Spencer Soper & Shannon Pettypiece for Bloomberg: Wal-Mart Stores Inc. is working with a robotics company to develop a shopping cart that helps customers find items on their lists and saves them from pushing a heavy cart through a sprawling store and parking lot, according to a person familiar with the matter.
Such carts are an emerging opportunity for robotics companies as brick-and-mortar stores look for innovative ways to match the convenience of Amazon.com Inc. and other online retailers, said Wendy Roberts, founder and chief executive officer of Five Elements Robotics.
Roberts, who spoke Tuesday on a robotics panel at the Bloomberg Technology Conference 2016, said her company was working with the “world’s largest retailer” on such a shopping cart.
That retailer is Wal-Mart, which is evaluating a prototype in its lab and giving feedback to the New Jersey robotics company, a person familiar said. Wal-Mart spokesman Ravi Jariwala said he couldn’t immediately comment on the robotic shopping cart. Cont'd...
Gamma 2 Robotics Launches Fully Autonomous Security Robot, Partners with Hexagon Safety & Infrastructure
Altair and Maplesoft Partner to Embed MapleSim Modelica Engine within Model-based System Development Technology
Milrem and Leica Geosystems Announce Pegasus:Multiscope: A New Unmanned Ground Vehicle for Surveying, Security, and Monitoring Applications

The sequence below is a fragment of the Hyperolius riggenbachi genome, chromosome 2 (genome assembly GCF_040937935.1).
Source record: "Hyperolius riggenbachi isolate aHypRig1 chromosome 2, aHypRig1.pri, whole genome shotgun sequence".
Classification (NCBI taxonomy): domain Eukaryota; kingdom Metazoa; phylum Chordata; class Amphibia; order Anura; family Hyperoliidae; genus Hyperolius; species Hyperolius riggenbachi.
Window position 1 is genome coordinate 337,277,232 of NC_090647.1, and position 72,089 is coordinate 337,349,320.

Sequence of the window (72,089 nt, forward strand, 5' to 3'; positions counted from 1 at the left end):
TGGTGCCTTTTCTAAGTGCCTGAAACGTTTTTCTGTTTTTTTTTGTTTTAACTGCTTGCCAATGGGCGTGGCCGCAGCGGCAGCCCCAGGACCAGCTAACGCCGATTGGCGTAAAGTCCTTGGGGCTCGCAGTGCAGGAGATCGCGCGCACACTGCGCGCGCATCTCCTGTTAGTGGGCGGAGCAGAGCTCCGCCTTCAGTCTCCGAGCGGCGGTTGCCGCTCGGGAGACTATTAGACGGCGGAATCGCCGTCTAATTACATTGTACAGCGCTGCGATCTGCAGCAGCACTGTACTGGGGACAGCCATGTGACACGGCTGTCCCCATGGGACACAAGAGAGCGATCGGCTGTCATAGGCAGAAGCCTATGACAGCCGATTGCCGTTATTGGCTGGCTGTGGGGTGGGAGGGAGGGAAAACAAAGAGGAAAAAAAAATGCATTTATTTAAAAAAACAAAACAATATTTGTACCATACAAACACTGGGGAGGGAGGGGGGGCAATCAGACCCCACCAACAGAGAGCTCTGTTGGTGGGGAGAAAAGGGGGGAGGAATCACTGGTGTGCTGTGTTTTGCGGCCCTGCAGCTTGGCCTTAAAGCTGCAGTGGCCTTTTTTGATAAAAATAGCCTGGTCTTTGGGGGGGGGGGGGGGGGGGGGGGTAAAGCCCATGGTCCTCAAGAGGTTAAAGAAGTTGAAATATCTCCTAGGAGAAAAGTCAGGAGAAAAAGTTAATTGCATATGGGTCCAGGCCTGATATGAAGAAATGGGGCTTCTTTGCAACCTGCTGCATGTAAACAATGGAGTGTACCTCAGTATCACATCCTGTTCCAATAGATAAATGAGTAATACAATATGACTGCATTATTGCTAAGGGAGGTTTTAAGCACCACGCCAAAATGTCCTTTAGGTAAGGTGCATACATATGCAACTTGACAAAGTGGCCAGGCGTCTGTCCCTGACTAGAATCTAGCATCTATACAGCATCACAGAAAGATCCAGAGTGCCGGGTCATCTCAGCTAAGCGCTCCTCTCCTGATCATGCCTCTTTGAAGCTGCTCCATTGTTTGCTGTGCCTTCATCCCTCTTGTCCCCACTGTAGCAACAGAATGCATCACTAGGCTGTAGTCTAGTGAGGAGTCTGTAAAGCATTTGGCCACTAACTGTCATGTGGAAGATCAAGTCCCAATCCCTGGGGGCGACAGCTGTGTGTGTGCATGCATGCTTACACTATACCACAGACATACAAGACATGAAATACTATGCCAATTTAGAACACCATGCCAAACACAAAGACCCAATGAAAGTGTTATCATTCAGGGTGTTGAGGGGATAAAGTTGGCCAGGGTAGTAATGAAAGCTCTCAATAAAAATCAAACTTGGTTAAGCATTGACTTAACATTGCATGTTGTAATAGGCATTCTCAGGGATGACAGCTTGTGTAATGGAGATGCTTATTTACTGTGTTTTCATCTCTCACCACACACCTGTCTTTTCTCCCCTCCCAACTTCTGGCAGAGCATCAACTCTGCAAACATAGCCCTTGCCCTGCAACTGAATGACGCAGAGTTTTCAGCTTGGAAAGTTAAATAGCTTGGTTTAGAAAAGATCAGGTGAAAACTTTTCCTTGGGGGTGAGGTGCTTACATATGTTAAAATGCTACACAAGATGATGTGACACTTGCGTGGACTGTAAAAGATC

Simbe Robotics Brings Autonomous Shelf Auditing and Analytics to the Food Retail Industry at FMI Connect 2016 in Chicago
Graham Templeton for ExtremeTech: Google’s artificial intelligence researchers are starting to have to code around their own code, writing patches that limit a robot’s abilities so that it continues to develop down the path desired by the researchers — not by the robot itself. It’s the beginning of a long-term trend in robotics and AI in general: once we’ve put in all this work to increase the insight of an artificial intelligence, how can we make sure that insight will only be applied in the ways we would like?
That’s why researchers from Google’s DeepMind and the Future of Humanity Institute have published a paper outlining a software “killswitch” they claim can stop those instances of learning that could make an AI less useful — or, in the future, less safe. It’s really less a killswitch than a blind spot, removing from the AI the ability to learn the wrong lessons. Cont'd...
All New KODAK PIXPRO SP360 4K Aerial Pack With Made For SOLO™ 3DR Drone Mount Available In The US Next Month
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